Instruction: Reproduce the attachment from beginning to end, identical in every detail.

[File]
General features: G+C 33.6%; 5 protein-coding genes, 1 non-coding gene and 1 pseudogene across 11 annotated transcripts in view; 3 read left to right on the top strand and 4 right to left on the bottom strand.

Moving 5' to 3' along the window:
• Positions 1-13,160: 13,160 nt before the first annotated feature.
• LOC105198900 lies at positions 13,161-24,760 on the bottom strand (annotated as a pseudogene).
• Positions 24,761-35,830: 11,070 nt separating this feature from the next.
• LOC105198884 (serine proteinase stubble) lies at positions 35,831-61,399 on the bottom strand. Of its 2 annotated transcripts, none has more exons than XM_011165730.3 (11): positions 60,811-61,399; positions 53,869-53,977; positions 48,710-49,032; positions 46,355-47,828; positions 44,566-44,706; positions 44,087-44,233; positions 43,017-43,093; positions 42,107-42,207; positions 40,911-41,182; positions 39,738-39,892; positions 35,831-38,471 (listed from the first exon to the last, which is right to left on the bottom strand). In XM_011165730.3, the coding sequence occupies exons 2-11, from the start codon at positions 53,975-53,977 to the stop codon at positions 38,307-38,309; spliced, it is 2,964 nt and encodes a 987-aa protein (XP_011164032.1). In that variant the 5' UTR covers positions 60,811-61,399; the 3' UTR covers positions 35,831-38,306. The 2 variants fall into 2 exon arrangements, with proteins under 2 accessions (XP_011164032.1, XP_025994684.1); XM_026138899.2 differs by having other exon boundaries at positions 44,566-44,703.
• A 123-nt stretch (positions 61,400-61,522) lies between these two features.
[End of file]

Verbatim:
General features: G+C 33.6%; 5 protein-coding genes, 1 non-coding gene and 1 pseudogene across 11 annotated transcripts in view; 3 read left to right on the top strand and 4 right to left on the bottom strand.

Moving 5' to 3' along the window:
• Positions 1-13,160: 13,160 nt before the first annotated feature.
• LOC105198900 lies at positions 13,161-24,760 on the bottom strand (annotated as a pseudogene).
• Positions 24,761-35,830: 11,070 nt separating this feature from the next.
• LOC105198884 (serine proteinase stubble) lies at positions 35,831-61,399 on the bottom strand. Of its 2 annotated transcripts, none has more exons than XM_011165730.3 (11): positions 60,811-61,399; positions 53,869-53,977; positions 48,710-49,032; positions 46,355-47,828; positions 44,566-44,706; positions 44,087-44,233; positions 43,017-43,093; positions 42,107-42,207; positions 40,911-41,182; positions 39,738-39,892; positions 35,831-38,471 (listed from the first exon to the last, which is right to left on the bottom strand). In XM_011165730.3, the coding sequence occupies exons 2-11, from the start codon at positions 53,975-53,977 to the stop codon at positions 38,307-38,309; spliced, it is 2,964 nt and encodes a 987-aa protein (XP_011164032.1). In that variant the 5' UTR covers positions 60,811-61,399; the 3' UTR covers positions 35,831-38,306. The 2 variants fall into 2 exon arrangements, with proteins under 2 accessions (XP_011164032.1, XP_025994684.1); XM_026138899.2 differs by having other exon boundaries at positions 44,566-44,703.
• A 123-nt stretch (positions 61,400-61,522) lies between these two features.